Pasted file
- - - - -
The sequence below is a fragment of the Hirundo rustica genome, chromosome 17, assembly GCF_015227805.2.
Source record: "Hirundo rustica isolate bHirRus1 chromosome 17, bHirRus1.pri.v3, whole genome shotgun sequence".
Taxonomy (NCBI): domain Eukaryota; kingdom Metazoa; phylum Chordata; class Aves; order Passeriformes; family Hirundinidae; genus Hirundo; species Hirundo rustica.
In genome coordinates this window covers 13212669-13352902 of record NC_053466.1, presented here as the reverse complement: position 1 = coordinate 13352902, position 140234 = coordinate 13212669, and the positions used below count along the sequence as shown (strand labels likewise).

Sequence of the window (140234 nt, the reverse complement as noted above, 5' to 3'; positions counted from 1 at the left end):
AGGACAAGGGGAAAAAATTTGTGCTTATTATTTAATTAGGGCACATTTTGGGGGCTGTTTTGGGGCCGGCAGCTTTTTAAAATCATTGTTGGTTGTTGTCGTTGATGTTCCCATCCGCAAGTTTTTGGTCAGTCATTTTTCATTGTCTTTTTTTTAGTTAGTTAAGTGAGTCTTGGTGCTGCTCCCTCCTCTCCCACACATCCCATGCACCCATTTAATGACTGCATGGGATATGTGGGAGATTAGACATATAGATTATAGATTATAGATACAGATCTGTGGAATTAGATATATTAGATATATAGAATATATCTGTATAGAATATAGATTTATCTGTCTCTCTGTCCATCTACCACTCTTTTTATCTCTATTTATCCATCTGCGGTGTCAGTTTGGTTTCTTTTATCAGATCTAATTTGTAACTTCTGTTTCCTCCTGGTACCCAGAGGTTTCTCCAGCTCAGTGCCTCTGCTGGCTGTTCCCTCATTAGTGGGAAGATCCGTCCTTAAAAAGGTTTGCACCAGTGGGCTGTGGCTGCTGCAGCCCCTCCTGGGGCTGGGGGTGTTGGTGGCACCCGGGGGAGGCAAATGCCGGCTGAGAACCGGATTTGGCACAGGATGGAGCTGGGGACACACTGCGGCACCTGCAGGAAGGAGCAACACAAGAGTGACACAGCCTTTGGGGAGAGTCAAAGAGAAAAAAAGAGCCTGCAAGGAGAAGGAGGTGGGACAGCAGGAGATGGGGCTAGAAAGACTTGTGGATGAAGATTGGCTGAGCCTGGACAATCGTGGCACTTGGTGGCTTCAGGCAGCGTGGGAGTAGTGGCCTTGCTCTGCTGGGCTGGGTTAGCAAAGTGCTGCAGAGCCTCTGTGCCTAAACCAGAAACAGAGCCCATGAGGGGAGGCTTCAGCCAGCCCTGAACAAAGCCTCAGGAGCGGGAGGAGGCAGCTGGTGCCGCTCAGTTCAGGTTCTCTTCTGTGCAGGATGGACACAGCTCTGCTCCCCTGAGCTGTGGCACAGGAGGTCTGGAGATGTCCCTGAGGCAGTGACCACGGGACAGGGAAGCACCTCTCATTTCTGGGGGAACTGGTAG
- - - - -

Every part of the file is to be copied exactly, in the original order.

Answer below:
The sequence below is a fragment of the Hirundo rustica genome, chromosome 17, assembly GCF_015227805.2.
Source record: "Hirundo rustica isolate bHirRus1 chromosome 17, bHirRus1.pri.v3, whole genome shotgun sequence".
Taxonomy (NCBI): domain Eukaryota; kingdom Metazoa; phylum Chordata; class Aves; order Passeriformes; family Hirundinidae; genus Hirundo; species Hirundo rustica.
In genome coordinates this window covers 13212669-13352902 of record NC_053466.1, presented here as the reverse complement: position 1 = coordinate 13352902, position 140234 = coordinate 13212669, and the positions used below count along the sequence as shown (strand labels likewise).

Sequence of the window (140234 nt, the reverse complement as noted above, 5' to 3'; positions counted from 1 at the left end):
AGGACAAGGGGAAAAAATTTGTGCTTATTATTTAATTAGGGCACATTTTGGGGGCTGTTTTGGGGCCGGCAGCTTTTTAAAATCATTGTTGGTTGTTGTCGTTGATGTTCCCATCCGCAAGTTTTTGGTCAGTCATTTTTCATTGTCTTTTTTTTAGTTAGTTAAGTGAGTCTTGGTGCTGCTCCCTCCTCTCCCACACATCCCATGCACCCATTTAATGACTGCATGGGATATGTGGGAGATTAGACATATAGATTATAGATTATAGATACAGATCTGTGGAATTAGATATATTAGATATATAGAATATATCTGTATAGAATATAGATTTATCTGTCTCTCTGTCCATCTACCACTCTTTTTATCTCTATTTATCCATCTGCGGTGTCAGTTTGGTTTCTTTTATCAGATCTAATTTGTAACTTCTGTTTCCTCCTGGTACCCAGAGGTTTCTCCAGCTCAGTGCCTCTGCTGGCTGTTCCCTCATTAGTGGGAAGATCCGTCCTTAAAAAGGTTTGCACCAGTGGGCTGTGGCTGCTGCAGCCCCTCCTGGGGCTGGGGGTGTTGGTGGCACCCGGGGGAGGCAAATGCCGGCTGAGAACCGGATTTGGCACAGGATGGAGCTGGGGACACACTGCGGCACCTGCAGGAAGGAGCAACACAAGAGTGACACAGCCTTTGGGGAGAGTCAAAGAGAAAAAAAGAGCCTGCAAGGAGAAGGAGGTGGGACAGCAGGAGATGGGGCTAGAAAGACTTGTGGATGAAGATTGGCTGAGCCTGGACAATCGTGGCACTTGGTGGCTTCAGGCAGCGTGGGAGTAGTGGCCTTGCTCTGCTGGGCTGGGTTAGCAAAGTGCTGCAGAGCCTCTGTGCCTAAACCAGAAACAGAGCCCATGAGGGGAGGCTTCAGCCAGCCCTGAACAAAGCCTCAGGAGCGGGAGGAGGCAGCTGGTGCCGCTCAGTTCAGGTTCTCTTCTGTGCAGGATGGACACAGCTCTGCTCCCCTGAGCTGTGGCACAGGAGGTCTGGAGATGTCCCTGAGGCAGTGACCACGGGACAGGGAAGCACCTCTCATTTCTGGGGGAACTGGTAG